Many of the model properties are directly accessible

```
m.a % The A-polynomial
```

ans = 1.0000 -1.5312 0.7293

A list of properties is obtained by get:

get(m)

A: [1 -1.5312 0.7293] B: [0 0.9430 0.5224] C: [1 -1.0587 0.1968] D: 1 F: 1 IntegrateNoise: 0 Variable: 'z^-1' IODelay: 0 Structure: [1x1 pmodel.polynomial] NoiseVariance: 1.1045 InputDelay: 0 OutputDelay: 0 InputName: {'u1'} InputUnit: {''} InputGroup: [1x1 struct] OutputName: {'y1'} OutputUnit: {''} OutputGroup: [1x1 struct] Notes: [0x1 string] UserData: [] Name: '' Ts: 0.1000 TimeUnit: 'seconds' SamplingGrid: [1x1 struct] Report: [1x1 idresults.polyest]

Use `present`

to view the estimated parameter covariance as +/- 1 standard deviation uncertainty values on individual parameters:

present(m)

m = Discrete-time ARMAX model: A(z)y(t) = B(z)u(t) + C(z)e(t) A(z) = 1 - 1.531 (+/- 0.01801) z^-1 + 0.7293 (+/- 0.01473) z^-2 B(z) = 0.943 (+/- 0.06074) z^-1 + 0.5224 (+/- 0.07818) z^-2 C(z) = 1 - 1.059 (+/- 0.06067) z^-1 + 0.1968 (+/- 0.05957) z^-2 Sample time: 0.1 seconds Parameterization: Polynomial orders: na=2 nb=2 nc=2 nk=1 Number of free coefficients: 6 Use "polydata", "getpvec", "getcov" for parameters and their uncertainties. Status: Termination condition: Near (local) minimum, (norm(g) < tol).. Number of iterations: 3, Number of function evaluations: 7 Estimated using ARMAX on time domain data "z1". Fit to estimation data: 76.38% (prediction focus) FPE: 1.127, MSE: 1.082 More information in model's "Report" property.

Use `getpvec`

to fetch a flat list of all the model parameters, or just the free ones, and their uncertainties. Use `getcov`

to fetch the entire covariance matrix.

[par, dpar] = getpvec(m, 'free') CovFree = getcov(m,'value')

par = -1.5312 0.7293 0.9430 0.5224 -1.0587 0.1968 dpar = 0.0180 0.0147 0.0607 0.0782 0.0607 0.0596 CovFree = 0.0003 -0.0003 0.0000 0.0007 0.0004 -0.0003 -0.0003 0.0002 -0.0000 -0.0004 -0.0003 0.0002 0.0000 -0.0000 0.0037 -0.0034 -0.0000 0.0001 0.0007 -0.0004 -0.0034 0.0061 0.0008 -0.0005 0.0004 -0.0003 -0.0000 0.0008 0.0037 -0.0032 -0.0003 0.0002 0.0001 -0.0005 -0.0032 0.0035

nf = 0, nd = 0 denote orders of a general linear model, of which the ARMAX model is a special case.

Report contains information about the estimation process:

m.Report m.Report.DataUsed % record of data used for estimation m.Report.Fit % quantitative measures of model quality m.Report.Termination % search termination conditions

ans = Status: 'Estimated using ARMAX with prediction focus' Method: 'ARMAX' InitialCondition: 'zero' Fit: [1x1 struct] Parameters: [1x1 struct] OptionsUsed: [1x1 idoptions.polyest] RandState: [1x1 struct] DataUsed: [1x1 struct] Termination: [1x1 struct] ans = struct with fields: Name: 'z1' Type: 'Time domain data' Length: 300 Ts: 0.1000 InterSample: 'zoh' InputOffset: [] OutputOffset: [] ans = struct with fields: FitPercent: 76.3807 LossFcn: 1.0824 MSE: 1.0824 FPE: 1.1266 AIC: 887.1256 AICc: 887.4123 nAIC: 0.1192 BIC: 909.3483 ans = struct with fields: WhyStop: 'Near (local) minimum, (norm(g) < tol).' Iterations: 3 FirstOrderOptimality: 7.2436 FcnCount: 7 UpdateNorm: 0.0067 LastImprovement: 0.0067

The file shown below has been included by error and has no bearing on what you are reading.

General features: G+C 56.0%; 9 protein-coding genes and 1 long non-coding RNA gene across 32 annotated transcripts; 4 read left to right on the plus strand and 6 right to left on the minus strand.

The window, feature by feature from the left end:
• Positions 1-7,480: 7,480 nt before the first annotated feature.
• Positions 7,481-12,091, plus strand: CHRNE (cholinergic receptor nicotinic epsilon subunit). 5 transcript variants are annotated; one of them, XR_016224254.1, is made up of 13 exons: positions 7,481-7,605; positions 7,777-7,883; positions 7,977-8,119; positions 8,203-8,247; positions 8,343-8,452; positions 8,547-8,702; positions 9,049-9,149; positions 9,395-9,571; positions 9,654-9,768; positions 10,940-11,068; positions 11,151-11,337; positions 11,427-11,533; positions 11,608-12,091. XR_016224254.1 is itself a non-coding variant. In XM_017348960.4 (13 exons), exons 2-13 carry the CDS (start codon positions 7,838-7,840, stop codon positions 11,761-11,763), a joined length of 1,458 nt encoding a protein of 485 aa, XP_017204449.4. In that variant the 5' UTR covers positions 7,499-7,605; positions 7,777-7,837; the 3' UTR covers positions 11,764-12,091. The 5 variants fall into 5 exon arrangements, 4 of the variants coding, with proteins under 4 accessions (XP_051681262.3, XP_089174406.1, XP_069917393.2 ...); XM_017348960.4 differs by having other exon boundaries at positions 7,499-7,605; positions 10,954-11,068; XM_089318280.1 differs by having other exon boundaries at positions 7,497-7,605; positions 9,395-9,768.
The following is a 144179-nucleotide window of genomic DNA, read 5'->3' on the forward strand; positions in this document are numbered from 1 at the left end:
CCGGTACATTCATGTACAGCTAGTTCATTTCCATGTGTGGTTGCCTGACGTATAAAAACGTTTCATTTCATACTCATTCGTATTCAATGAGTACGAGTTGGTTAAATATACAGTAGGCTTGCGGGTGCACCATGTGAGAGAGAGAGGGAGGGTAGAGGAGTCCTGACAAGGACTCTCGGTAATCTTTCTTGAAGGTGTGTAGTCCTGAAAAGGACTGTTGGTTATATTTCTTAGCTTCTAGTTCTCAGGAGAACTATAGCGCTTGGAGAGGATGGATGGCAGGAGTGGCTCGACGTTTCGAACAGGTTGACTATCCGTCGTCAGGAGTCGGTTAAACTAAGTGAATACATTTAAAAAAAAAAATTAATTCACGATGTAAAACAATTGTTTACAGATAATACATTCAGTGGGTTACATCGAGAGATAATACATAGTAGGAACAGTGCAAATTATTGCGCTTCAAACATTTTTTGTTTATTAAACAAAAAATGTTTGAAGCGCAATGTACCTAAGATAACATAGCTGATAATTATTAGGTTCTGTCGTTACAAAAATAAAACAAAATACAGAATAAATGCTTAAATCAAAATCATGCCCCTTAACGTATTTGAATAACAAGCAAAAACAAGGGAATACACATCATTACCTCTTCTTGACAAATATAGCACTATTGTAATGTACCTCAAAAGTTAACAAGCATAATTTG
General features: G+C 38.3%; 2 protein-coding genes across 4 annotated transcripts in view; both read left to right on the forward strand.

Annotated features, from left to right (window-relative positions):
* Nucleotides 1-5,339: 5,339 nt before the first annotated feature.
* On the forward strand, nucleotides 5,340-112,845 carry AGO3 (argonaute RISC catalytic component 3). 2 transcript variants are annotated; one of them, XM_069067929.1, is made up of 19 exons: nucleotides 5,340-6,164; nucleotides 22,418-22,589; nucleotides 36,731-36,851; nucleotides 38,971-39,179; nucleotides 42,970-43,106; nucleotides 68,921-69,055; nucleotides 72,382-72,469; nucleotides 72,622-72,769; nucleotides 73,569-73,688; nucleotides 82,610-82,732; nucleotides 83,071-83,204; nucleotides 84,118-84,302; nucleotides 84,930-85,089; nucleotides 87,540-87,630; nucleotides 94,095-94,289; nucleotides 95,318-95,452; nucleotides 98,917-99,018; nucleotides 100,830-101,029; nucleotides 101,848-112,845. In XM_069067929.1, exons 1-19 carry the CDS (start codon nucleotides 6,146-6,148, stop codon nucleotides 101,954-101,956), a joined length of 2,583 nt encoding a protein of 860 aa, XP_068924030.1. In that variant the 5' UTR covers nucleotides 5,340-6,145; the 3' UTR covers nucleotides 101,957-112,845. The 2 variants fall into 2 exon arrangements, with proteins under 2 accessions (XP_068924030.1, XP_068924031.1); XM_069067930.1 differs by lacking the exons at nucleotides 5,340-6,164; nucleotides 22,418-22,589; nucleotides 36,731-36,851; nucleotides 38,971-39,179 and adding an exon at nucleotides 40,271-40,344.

To obtain on-line information about the minimization, use the 'Display' estimation option with possible values 'off', 'on', and 'full'. This launches a progress viewer that shows information on the model estimation progress.

Opt = armaxOptions('Display','on'); m1 = armax(z1,[2 2 2 1],Opt);

### Variants of Linear Models - IDTF, IDPOLY, IDPROC, IDSS and IDGREY

There are several types of linear models. The one above is an example of the `idpoly`

version for polynomial type models. Different variants of polynomial-type models, such as Box-Jenkins models, Output Error models, ARMAX models etc are obtained using the corresponding estimators - `bj, oe, armax, arx`

etc. All of these are presented as `idpoly`

objects.

Other variants are `idss`

for state-space models; `idgrey`

for user-defined structured state-space models; `idtf`

for transfer function models, and `idproc`

for process models (gain+delay+static gain).

The commands to evaluate the model: `bode, step, iopzmap, compare`

, etc, all operate directly on the model objects, for example:

compare(z1,m1)

Transformations to state-space, transfer function and zeros/poles are obtained by `idssdata`

, `tfdata`

and `zpkdata`

:

```
[num,den] = tfdata(m1,'v')
```

num = 0 0.9430 0.5224 den = 1.0000 -1.5312 0.7293

The 'v' means that num and den are returned as vectors and not as cell arrays. The cell arrays are useful to handle multivariable systems. To also retrieve the 1 standard deviation uncertainties in the values of `num`

and `den`

use:

```
[num, den, ~, dnum, dden] = tfdata(m1,'v')
```

num = 0 0.9430 0.5224 den = 1.0000 -1.5312 0.7293 dnum = 0 0.0607 0.0782 dden = 0 0.0180 0.0147

### Transforming Identified Models into Numeric LTIs of Control System Toolbox

The objects also connect directly to the Control System Toolbox™ model objects, like `tf`

, `ss`

, and `zpk`

, and can be converted into these LTI objects, if Control System Toolbox is available. For example, `tf`

converts an `idpoly`

object into a `tf`

object.

CSTBInstalled = exist('tf','class')==8; if CSTBInstalled % check if Control System Toolbox is installed tfm = tf(m1) % convert IDPOLY model m1 into a TF object end

tfm = From input "u1" to output "y1": 0.943 z^-1 + 0.5224 z^-2 ---------------------------- 1 - 1.531 z^-1 + 0.7293 z^-2 Sample time: 0.1 seconds Discrete-time transfer function.

When converting an IDLTI model to the Control Systems Toolbox's LTI models, noise component is not retained. To also include the noise channels as regular inputs of the LTI model, use the 'augmented' flag:

if CSTBInstalled tfm2 = tf(m1,'augmented') end

tfm2 = From input "u1" to output "y1": 0.943 z^-1 + 0.5224 z^-2 ---------------------------- 1 - 1.531 z^-1 + 0.7293 z^-2 From input "v@y1" to output "y1": 1.051 - 1.113 z^-1 + 0.2069 z^-2 -------------------------------- 1 - 1.531 z^-1 + 0.7293 z^-2 Input groups: Name Channels Measured 1 Noise 2 Sample time: 0.1 seconds Discrete-time transfer function.

The noise channel is named `v@y1`

in the model `tfm2`

.